Life@UW-Madison (Anonymous 1)

How College Can Help You Radicalize & REALize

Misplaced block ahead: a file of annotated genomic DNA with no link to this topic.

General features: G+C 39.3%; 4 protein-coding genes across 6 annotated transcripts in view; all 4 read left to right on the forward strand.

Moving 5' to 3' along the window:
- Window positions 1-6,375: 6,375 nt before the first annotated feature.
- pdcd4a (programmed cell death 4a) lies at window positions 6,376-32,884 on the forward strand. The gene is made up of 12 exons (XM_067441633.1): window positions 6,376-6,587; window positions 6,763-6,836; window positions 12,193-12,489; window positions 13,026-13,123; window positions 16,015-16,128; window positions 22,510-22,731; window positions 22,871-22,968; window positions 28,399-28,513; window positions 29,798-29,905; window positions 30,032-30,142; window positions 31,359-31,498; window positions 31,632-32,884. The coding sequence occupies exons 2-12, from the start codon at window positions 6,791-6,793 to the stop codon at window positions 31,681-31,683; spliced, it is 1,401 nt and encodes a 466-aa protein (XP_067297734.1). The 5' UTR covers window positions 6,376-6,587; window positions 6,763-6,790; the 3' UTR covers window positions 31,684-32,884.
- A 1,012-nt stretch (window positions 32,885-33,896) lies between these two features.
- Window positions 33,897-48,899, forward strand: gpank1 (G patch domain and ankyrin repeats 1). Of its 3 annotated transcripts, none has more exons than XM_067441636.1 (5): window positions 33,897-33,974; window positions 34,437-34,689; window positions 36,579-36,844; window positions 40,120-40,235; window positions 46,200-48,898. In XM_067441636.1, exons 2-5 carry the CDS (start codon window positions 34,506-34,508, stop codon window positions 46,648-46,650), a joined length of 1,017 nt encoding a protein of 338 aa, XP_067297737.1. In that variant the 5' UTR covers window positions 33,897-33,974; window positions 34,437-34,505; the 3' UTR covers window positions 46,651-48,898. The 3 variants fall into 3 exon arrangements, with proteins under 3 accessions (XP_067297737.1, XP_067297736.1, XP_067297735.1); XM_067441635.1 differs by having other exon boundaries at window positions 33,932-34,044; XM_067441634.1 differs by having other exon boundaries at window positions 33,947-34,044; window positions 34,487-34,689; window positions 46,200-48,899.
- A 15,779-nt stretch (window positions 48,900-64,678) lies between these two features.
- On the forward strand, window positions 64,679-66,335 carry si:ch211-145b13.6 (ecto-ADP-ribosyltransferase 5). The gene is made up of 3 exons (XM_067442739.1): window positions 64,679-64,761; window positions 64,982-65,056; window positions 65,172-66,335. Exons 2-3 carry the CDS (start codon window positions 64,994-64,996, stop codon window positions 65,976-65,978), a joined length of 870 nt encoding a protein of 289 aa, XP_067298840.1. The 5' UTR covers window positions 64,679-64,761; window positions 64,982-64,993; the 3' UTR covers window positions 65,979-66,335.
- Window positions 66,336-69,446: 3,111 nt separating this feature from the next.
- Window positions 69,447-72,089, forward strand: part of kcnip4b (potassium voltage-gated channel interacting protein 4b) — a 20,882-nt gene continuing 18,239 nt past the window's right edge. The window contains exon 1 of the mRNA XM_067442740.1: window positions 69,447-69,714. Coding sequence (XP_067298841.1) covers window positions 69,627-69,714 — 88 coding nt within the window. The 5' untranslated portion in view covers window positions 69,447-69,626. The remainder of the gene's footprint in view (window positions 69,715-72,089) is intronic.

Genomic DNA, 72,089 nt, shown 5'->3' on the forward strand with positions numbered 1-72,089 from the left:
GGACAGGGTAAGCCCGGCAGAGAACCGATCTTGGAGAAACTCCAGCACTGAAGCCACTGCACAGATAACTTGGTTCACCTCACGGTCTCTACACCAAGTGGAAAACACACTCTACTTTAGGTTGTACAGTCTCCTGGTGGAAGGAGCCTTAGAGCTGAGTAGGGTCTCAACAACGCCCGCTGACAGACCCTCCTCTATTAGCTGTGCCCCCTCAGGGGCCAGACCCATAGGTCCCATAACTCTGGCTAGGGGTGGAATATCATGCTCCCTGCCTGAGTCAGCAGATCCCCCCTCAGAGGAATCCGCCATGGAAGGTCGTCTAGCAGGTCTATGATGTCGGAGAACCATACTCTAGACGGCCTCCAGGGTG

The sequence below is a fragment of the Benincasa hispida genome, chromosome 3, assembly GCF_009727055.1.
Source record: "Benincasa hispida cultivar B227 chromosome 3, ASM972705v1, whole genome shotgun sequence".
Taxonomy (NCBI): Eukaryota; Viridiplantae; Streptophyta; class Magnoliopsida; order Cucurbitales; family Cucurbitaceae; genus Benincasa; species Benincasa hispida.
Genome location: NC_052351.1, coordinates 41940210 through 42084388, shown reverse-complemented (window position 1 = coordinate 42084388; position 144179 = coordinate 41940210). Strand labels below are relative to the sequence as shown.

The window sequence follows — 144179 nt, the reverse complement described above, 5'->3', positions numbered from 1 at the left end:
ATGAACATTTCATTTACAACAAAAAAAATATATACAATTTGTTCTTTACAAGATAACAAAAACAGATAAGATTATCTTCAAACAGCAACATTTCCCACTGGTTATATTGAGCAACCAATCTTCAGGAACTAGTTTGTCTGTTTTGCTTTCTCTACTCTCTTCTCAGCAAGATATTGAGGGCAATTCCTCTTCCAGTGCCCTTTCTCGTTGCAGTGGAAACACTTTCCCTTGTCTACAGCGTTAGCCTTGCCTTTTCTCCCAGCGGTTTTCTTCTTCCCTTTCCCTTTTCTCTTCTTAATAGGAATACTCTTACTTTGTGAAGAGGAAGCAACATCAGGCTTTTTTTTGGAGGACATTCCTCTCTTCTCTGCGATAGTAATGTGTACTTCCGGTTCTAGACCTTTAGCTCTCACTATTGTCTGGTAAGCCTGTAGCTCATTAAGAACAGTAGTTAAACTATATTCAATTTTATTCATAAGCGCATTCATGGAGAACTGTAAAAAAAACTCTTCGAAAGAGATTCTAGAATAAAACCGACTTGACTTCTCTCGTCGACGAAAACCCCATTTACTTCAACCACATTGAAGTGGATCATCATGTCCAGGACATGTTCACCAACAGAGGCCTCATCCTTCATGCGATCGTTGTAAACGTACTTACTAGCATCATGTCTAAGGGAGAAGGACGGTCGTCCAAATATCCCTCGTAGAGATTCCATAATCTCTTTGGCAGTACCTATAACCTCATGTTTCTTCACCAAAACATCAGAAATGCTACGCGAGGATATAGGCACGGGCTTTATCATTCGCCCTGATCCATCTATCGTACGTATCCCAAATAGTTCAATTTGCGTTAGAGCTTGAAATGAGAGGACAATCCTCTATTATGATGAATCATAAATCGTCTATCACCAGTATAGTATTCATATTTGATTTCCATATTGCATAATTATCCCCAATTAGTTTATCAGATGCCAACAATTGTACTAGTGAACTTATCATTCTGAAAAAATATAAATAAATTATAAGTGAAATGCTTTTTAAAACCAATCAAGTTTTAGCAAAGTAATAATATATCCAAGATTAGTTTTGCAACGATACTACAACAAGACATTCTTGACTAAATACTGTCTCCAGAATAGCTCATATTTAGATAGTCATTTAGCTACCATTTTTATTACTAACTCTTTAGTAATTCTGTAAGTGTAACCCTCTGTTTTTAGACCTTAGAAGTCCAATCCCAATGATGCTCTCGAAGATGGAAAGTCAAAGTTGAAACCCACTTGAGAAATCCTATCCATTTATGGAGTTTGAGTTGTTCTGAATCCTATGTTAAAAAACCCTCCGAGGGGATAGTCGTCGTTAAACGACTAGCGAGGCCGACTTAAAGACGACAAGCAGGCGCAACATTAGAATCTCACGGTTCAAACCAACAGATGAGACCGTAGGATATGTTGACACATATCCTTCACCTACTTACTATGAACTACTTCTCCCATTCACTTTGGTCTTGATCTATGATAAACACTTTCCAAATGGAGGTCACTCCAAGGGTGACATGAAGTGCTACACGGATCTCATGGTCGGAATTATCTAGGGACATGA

Blonde white girls in their staple red uni sweater, plain black leggings and white air forces flood the streets as they all line up to enter bars and coffee shops. The next morning you’ll bump into another hundred of them similarly dressed, on your way to class on a cold fall morning. Like I always do, with my embarrassingly consistent high self-esteem, I would take OOTD snaps before class. Freshman year me, clad in all-rainbow: striped sweaters I brought from Malaysia (some I bought during my exciting first trip to an American Forever 21 Chain, before I learned how evil fast fashion can be), rainbow socks from Sunway Pyramid’s Monki store, a bright coloured choker and my multicoloured floral backpack. From on top of Bascom Hill, one could spot me walking out of my apartment, a freshman-year brown hijabi “international student” dressed like a circus clown (pretend you are reading this as my subconscious). But the thing is I loved it. I felt brand new attending an American college 9000 miles away from home, the fresh smell of freedom from oppressive institutions that would quickly assault me for wearing a hijab above my chest and not waist-level. Despite the overwhelming whiteness of the academic space I just walked into, it did not feel like much of a big deal, as I had a premature conception of freedom of self-identification and self-actualization without knowing that months to come, I will be hit by a staggering feeling of alienation and confusion.